My brother and my niece made it to Seattle with birth certificates, lots of prayers, and pain meds for my niece. While technically, they still should have had passports to travel by the ferry, agents let them in. Thankfully, no one denied them entry, since they are U.S. citizens.

My aunt and uncle helped them in Seattle until arrangements could be made to return to Georgia. A midnight flight had them land in Georgia around 8 a.m. a full week after my niece left the ship in Victoria. She was quickly hospitalized in Georgia with more tests. She now has answers and a game plan for treatment. Oh, and she also has a wedding in mid-July! (Thank you all for taking time to pray for my niece and the family!)

I didn’t feel like the cruise ended until she left the hospital on Sunday. Then, it felt OK to begin sorting vacation photos and working on my to do list.
So, in my head I have the cruise mentally grouped as Alaska and after we left two family members behind. I’m not sure my sister-in-law can find any humor in it all yet, but I’m telling you humor is the best way I can deal with medical emergencies.

Seriously, my brother deserves a medal for everything he did — he dealt with a medical emergency, a completely different medical system, and efforts to coordinate contact with travel insurance representatives, cruise line folks, and family members crazy out of their heads for information.

While visiting Alaska was very cool, spending time with family was the focus of the trip. We enjoyed a variety of excursions together in Seattle, Juneau, and Skagway.

A few notes:

  • Running into relatives randomly on the boat never got old. Hubby had to remind me a few times that it was logical since we were all traveling together. Still, I was giddy.
  • Make a joke and well, it may never be forgotten. My dad reported: “I saw a bear in a canoe.” As a result, Dad had his picture taken with every bear in a canoe we could find. Plus, his Christmas tree will now be adorned with a bear in a canoe — several of them.
  • For those, who think, “No one knows me here. I’ll let it all hang out on vacation.” I saw people I know from a small town in north Georgia. They were on a different cruise ship. My sister’s former neighbors were on our ship.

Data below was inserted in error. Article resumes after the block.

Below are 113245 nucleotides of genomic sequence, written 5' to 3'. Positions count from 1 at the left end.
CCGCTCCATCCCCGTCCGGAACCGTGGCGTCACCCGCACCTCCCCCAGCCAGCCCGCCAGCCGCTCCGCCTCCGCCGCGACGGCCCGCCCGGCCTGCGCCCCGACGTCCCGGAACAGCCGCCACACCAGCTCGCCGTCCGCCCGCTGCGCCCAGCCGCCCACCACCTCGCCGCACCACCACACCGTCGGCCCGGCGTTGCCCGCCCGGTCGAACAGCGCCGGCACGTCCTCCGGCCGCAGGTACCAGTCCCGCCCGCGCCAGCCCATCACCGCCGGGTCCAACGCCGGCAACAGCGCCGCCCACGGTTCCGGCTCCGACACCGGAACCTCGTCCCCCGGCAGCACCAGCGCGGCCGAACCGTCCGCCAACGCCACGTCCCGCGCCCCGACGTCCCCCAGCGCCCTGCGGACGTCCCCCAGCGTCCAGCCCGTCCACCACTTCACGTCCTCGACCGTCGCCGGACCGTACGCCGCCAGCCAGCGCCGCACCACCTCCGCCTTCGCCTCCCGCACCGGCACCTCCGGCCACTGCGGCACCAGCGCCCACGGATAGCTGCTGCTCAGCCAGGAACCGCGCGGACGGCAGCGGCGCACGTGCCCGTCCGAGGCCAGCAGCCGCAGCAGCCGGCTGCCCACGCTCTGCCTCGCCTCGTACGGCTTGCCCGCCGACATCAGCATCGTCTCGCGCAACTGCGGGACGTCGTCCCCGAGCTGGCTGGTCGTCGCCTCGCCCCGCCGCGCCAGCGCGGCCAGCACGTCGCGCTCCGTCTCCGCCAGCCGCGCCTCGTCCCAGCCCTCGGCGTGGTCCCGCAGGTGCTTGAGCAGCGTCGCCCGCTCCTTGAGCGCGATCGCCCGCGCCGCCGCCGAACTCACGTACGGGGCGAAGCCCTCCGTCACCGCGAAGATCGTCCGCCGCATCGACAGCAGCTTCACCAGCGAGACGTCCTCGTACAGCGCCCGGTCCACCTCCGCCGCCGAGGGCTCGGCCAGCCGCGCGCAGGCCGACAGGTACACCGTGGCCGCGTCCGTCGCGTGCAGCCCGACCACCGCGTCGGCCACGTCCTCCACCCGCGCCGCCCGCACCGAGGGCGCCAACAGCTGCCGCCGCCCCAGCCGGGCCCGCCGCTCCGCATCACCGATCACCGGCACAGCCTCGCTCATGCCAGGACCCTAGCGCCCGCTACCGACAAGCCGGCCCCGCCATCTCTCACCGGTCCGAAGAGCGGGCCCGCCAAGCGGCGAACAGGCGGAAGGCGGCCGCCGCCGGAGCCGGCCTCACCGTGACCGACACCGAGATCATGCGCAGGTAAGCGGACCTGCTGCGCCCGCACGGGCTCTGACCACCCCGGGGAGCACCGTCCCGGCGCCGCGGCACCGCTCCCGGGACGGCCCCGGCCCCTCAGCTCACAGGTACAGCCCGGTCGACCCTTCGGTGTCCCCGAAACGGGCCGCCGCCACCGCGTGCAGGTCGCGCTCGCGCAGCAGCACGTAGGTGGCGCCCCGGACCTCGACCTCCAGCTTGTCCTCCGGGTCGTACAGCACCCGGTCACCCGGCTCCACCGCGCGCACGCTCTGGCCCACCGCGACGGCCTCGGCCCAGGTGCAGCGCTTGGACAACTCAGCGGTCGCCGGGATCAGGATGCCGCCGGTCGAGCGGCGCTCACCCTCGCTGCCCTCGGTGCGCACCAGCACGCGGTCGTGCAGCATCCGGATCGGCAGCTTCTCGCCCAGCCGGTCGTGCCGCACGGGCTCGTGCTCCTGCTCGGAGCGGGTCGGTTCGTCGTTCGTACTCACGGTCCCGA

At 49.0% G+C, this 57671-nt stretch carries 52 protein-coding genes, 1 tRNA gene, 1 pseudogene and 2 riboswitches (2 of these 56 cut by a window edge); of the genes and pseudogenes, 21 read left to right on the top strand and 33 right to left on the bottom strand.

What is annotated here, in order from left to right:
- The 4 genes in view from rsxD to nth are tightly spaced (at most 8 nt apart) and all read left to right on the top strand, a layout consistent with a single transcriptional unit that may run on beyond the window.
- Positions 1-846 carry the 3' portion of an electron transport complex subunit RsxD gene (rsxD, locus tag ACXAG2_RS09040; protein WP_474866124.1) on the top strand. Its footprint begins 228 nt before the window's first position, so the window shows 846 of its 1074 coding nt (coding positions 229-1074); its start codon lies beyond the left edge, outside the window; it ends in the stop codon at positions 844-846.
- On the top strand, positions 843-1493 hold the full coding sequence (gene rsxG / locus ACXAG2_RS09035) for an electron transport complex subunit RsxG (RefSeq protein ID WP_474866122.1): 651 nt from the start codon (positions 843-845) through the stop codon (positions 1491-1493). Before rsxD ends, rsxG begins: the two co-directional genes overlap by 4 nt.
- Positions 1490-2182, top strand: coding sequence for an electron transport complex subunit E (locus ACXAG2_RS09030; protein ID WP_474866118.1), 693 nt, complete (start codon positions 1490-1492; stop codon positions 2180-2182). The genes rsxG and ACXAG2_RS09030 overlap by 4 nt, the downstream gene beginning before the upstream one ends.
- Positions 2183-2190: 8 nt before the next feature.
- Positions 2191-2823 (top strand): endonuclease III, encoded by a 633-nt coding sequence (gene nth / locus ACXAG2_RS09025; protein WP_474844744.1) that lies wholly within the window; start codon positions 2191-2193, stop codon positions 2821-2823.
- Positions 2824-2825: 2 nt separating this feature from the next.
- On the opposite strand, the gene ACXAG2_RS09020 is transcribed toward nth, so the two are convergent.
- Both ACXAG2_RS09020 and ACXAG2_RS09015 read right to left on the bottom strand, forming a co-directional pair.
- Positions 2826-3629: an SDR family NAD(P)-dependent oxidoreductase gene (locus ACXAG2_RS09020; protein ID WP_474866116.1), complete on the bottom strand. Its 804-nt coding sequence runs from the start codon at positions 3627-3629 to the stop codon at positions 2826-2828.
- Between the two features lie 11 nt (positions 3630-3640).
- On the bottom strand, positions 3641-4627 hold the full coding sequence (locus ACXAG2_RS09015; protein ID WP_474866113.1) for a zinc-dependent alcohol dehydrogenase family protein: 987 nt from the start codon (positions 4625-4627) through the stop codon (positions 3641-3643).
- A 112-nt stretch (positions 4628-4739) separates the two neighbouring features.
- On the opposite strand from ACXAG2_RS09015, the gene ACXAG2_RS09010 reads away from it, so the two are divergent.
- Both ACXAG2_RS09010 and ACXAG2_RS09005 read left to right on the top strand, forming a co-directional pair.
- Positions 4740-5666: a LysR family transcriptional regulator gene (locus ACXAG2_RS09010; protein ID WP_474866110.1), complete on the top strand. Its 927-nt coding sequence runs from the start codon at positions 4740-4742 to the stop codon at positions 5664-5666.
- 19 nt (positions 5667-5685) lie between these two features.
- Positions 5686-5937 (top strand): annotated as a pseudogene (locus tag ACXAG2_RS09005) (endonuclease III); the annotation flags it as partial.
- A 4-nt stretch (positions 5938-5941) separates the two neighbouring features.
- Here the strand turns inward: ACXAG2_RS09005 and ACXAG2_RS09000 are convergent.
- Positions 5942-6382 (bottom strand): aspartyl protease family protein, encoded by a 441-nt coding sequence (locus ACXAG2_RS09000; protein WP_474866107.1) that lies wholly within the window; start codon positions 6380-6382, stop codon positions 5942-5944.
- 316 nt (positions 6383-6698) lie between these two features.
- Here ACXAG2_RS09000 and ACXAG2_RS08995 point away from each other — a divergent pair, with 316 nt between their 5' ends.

• To just be a kid, Enzo attended the adventure camp or as he called it “boat school.” He earned a medal for his participation in a talent show. He also earned a junior park ranger badge from one of the best programs I’ve seen in Skagway. (The ranger and I spoke for a minute about a story I wrote about a junior park ranger!)
  • Hubby lost two pounds. I gained two pounds.
  • You don’t realize how much you rely on texting and quick phone calls to communicate until you don’t have cell service for a week.
  • I wondered if the folks working on the ship feel a little like it’s Ground Hog Day. I heard people asking staffers the same questions over and over. I tried not to ask too many questions or just eavesdropped.
  • I found the questions at the Captain’s Talk to be a little crazy — “If the ship goes down, would you be the first off?” or “If my wife knocked me overboard, could I survive?”
  • My zero email inbox experiment helped. I had zero emails when I boarded the ship in Seattle. A week later, I had more than a thousand.

It’s been a struggle to return to regular stuff after all that excitement — Alaska, medical emergencies, international intrigue, a week of Vacation Bible School, and more medical stuff.

So, I’ll try here, today one of my Reader University post appears on Writing from the Peak.

Baby steps. And, on ship or on land, I will do my best not to throw up on you.